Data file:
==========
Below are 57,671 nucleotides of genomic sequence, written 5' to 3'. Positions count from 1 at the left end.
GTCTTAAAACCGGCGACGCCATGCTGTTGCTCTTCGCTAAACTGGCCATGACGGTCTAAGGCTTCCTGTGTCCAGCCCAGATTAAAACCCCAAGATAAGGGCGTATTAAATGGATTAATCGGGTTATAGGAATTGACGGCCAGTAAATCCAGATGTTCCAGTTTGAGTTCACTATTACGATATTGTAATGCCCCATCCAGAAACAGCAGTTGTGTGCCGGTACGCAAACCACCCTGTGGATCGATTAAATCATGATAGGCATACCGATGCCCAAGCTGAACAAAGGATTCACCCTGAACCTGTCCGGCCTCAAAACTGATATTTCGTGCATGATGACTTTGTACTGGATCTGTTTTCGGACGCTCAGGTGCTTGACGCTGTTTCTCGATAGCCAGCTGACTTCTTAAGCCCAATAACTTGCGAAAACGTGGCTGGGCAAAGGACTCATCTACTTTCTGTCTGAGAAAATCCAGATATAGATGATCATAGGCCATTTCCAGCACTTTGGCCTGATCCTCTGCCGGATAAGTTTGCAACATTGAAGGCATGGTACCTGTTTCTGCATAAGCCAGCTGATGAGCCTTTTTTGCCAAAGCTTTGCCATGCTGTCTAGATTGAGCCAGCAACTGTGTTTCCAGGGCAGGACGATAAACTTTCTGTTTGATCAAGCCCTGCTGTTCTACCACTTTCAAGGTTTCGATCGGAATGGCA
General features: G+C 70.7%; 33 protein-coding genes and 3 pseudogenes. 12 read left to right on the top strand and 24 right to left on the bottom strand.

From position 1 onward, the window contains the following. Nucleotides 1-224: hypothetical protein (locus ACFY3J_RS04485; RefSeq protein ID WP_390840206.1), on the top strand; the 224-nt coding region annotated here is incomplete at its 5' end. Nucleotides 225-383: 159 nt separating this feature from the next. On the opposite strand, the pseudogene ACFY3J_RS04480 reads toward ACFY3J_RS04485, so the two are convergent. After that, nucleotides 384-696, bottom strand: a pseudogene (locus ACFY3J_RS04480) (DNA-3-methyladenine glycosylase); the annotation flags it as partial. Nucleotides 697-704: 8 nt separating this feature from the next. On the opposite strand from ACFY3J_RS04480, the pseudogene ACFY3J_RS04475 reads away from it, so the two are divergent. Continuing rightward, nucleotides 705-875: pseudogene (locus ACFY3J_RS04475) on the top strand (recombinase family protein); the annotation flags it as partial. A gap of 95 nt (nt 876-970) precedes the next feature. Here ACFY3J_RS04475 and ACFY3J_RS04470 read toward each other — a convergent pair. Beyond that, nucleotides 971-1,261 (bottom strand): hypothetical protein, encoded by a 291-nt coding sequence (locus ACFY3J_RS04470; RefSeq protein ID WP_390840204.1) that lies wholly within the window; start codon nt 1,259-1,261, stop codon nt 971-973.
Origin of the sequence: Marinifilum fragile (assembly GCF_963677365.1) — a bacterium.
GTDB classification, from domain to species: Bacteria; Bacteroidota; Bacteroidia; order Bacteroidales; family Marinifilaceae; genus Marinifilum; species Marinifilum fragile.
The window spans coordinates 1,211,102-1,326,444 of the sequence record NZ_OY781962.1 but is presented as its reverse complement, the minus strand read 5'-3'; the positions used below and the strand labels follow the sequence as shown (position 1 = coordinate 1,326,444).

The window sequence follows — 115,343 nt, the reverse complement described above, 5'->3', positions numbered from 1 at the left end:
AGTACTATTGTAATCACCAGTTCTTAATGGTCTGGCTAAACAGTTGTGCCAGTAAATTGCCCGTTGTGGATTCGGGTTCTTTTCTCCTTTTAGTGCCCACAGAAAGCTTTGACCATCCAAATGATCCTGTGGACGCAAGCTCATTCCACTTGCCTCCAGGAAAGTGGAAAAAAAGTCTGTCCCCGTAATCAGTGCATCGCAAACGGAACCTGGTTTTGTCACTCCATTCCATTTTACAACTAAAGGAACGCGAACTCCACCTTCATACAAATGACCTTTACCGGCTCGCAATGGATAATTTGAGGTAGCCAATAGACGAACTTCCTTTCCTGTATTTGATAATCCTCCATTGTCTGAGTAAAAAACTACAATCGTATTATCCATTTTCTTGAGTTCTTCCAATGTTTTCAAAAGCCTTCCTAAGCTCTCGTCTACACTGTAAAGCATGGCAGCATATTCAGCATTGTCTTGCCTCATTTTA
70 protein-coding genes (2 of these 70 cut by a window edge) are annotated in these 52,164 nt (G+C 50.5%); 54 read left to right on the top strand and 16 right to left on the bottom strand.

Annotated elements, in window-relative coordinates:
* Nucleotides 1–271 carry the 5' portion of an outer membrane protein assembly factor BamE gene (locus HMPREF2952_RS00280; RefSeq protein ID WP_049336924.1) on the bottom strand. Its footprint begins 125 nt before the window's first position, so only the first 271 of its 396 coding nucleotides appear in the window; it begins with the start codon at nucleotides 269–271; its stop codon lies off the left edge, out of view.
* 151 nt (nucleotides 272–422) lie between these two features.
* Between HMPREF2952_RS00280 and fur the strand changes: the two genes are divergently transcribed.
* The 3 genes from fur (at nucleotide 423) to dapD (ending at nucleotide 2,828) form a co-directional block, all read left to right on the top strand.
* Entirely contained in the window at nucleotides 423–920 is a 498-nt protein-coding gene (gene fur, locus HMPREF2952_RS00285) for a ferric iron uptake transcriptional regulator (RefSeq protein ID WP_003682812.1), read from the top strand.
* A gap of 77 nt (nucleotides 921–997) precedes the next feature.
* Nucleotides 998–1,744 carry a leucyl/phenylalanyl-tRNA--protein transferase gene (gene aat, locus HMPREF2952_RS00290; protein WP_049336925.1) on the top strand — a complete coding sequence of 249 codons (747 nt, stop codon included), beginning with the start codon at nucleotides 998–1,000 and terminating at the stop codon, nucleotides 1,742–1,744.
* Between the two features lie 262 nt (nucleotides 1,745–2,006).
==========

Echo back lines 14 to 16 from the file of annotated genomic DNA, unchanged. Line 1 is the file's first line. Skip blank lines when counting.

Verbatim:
* Between HMPREF2952_RS00280 and fur the strand changes: the two genes are divergently transcribed.
* The 3 genes from fur (at nucleotide 423) to dapD (ending at nucleotide 2,828) form a co-directional block, all read left to right on the top strand.
* Entirely contained in the window at nucleotides 423–920 is a 498-nt protein-coding gene (gene fur, locus HMPREF2952_RS00285) for a ferric iron uptake transcriptional regulator (RefSeq protein ID WP_003682812.1), read from the top strand.